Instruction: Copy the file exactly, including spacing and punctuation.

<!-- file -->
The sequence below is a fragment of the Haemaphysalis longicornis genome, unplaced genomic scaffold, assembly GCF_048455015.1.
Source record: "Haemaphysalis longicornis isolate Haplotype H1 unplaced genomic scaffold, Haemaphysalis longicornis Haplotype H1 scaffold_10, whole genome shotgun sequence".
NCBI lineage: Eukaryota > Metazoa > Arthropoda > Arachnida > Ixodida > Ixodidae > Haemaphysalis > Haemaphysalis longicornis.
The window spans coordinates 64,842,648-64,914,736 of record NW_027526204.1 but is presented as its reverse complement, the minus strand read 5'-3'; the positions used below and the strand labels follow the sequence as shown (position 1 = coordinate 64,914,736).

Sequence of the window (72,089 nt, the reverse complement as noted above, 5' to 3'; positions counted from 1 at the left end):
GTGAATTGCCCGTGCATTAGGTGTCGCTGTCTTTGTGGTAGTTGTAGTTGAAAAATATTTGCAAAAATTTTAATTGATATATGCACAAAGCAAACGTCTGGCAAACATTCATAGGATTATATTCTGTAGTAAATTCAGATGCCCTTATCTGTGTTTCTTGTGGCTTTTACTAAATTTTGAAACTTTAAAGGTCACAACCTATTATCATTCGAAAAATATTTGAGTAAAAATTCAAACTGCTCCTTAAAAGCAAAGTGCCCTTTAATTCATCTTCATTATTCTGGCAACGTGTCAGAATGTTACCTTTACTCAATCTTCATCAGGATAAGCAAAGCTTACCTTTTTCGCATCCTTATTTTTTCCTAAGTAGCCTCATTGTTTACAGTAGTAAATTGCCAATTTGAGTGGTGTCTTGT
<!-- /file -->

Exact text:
The sequence below is a fragment of the Haemaphysalis longicornis genome, unplaced genomic scaffold, assembly GCF_048455015.1.
Source record: "Haemaphysalis longicornis isolate Haplotype H1 unplaced genomic scaffold, Haemaphysalis longicornis Haplotype H1 scaffold_10, whole genome shotgun sequence".
NCBI lineage: Eukaryota > Metazoa > Arthropoda > Arachnida > Ixodida > Ixodidae > Haemaphysalis > Haemaphysalis longicornis.
The window spans coordinates 64,842,648-64,914,736 of record NW_027526204.1 but is presented as its reverse complement, the minus strand read 5'-3'; the positions used below and the strand labels follow the sequence as shown (position 1 = coordinate 64,914,736).

Sequence of the window (72,089 nt, the reverse complement as noted above, 5' to 3'; positions counted from 1 at the left end):
GTGAATTGCCCGTGCATTAGGTGTCGCTGTCTTTGTGGTAGTTGTAGTTGAAAAATATTTGCAAAAATTTTAATTGATATATGCACAAAGCAAACGTCTGGCAAACATTCATAGGATTATATTCTGTAGTAAATTCAGATGCCCTTATCTGTGTTTCTTGTGGCTTTTACTAAATTTTGAAACTTTAAAGGTCACAACCTATTATCATTCGAAAAATATTTGAGTAAAAATTCAAACTGCTCCTTAAAAGCAAAGTGCCCTTTAATTCATCTTCATTATTCTGGCAACGTGTCAGAATGTTACCTTTACTCAATCTTCATCAGGATAAGCAAAGCTTACCTTTTTCGCATCCTTATTTTTTCCTAAGTAGCCTCATTGTTTACAGTAGTAAATTGCCAATTTGAGTGGTGTCTTGT